Dr WOODRUFF (Franklin - Leader of the Greens) - Mr Speaker, the Greens are very happy to support this bill. I commend the Attorney-General for preparing it and bringing it on in what is a reasonably prompt period of time given that this is of world-leading legislation. I understand the Commonwealth has prepared legislation to this effect for defence force fighters and I believe Victoria now has the same legislation.
We are again leading in this area on the back of being the first state to introduce presumptive cancer legislation in 2012, where people who work as firefighters can be presumed to be at an increased risk of cancer as a result of their job and do not have to demonstrate evidence that the cancer that develops has been as a result of workplace activity. The fact is that firefighting is getting even more dangerous than it already was. It has been recognised by the World Health Organization as one of the most dangerous occupations for cancer risk in the world. That is saying something.
Tasmania has legislation that we brought in so male firefighters no longer have to prove a direct link between the male-specific cancers that they develop and their firefighting activity. That has not been the case for women. That has been unjust and perpetuates an historical misogynistic attitude that might be perceived as a cultural remnants. Women firefighters may not feel that they as appreciated and valued as the men that they fight fires alongside of. I believe it is not the case that this is any intention or part of an active culture that exists in the Tasmanian Fire Service but the importance of having this legislation resolved goes a long way towards demonstrating that it is not just talking the talk. It is the actions that show that women are just as valued as the men that they stand next to and put their lives on the line for us to defend our lives and our property when we need them to.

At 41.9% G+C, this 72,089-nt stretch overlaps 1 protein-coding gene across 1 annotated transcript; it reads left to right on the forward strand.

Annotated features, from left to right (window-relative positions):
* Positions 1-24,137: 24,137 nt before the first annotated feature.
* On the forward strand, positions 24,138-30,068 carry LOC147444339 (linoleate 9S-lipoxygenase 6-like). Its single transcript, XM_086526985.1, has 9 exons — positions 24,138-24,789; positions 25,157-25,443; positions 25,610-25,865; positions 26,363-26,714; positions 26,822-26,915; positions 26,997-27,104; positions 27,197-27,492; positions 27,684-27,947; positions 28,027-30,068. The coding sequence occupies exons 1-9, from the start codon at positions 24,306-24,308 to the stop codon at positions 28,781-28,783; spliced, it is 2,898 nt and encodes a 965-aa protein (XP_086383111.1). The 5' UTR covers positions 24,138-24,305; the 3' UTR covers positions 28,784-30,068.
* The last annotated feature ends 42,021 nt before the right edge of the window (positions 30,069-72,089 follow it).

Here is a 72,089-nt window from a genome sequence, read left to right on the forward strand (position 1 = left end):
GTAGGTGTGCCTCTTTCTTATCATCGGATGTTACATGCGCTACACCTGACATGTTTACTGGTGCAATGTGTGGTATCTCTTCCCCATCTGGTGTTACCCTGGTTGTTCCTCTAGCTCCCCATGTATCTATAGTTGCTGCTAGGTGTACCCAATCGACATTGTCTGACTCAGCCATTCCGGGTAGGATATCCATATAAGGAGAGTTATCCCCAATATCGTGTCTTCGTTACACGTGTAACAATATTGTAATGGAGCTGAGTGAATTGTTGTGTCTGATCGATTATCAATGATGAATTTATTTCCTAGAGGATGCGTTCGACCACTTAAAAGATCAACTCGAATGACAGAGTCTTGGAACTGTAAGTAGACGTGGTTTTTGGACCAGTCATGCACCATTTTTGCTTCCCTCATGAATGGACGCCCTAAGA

The situation with firefighting risk is growing ever more serious. That is in the largest part due to plastics. We have increasingly toxic exposures that firefighters confront every day when they fight a fire. Every single fire has a cocktail of carcinogens that are released, including benzene, toluene, polycyclic, aromatic hydrocarbons and mesothelioma. These sorts of carcinogens are the standard diet, if you like, of a firefighter. As I understand from talking with members of the United Firefighters Union, you cannot completely avoid this. Even wearing breathing apparatus and the best possible protective suits that we can make available to them, firefighters still absorb chemicals through the skin. It is impossible to have a firefighter in a suit that does not breathe as they would cook - they would basically boil alive. So, there is necessarily some air movement in suits. That is one of the pathways of exposure.
We need to ensure that people are well educated on the other risks that can be decreased when firefighting, such as not eating anywhere in the vicinity of a fire, not putting things in your mouth, not absorbing - doing everything possible to avoid access to firefighting smoke. However, even when that happens, despite our absolute best efforts, firefighters will be exposed to higher toxic levels of chemicals. That is why, sadly, the evidence is very clear that being a firefighter is a group 1 carcinogen risk, according to the World Health Organization. It is the highest scale of risk on the WHO scale for occupational exposures.
Some work that was produced and reported in the Journal of Occupational Medicine in January 2023 shows that overall, cancers for firefighters have a 1.6 times greater death rate than they do for the general population. This was from a massive study of over 33 000 firefighters in the United Kingdom. There are higher levels of heart cancer and lung cancer from asbestosis and pulmonary myelofibrosis and sarcoidosis - those types of cancers are higher in firefighters.
I acknowledge and thank the Australian researchers and the Australian research that went into the initial World Health Organization assessment that firefighting is a group 1 carcinogen occupation risk. There was research from Australian firefighters, career firefighters, volunteer firefighters, men and women from the Australian firefighter health study, a massive cohort study, as well was from Queensland firefighters, another cohort study. That work was taken to the WHO subcommittee for discussion and the committee was headed by Associate Professor Deborah Glass. She is an Australian professor and she did that work and headed the work at the WHO on making that assessment.
I also acknowledge and respect the work of Alex Forrest, who is a firefighter and a lawyer. He has also been involved at the international level, looking at the assessment and the classification of carcinogen risks for firefighters. I thank him and the UFU for the briefing they gave me, on behalf of the Greens, about this issue.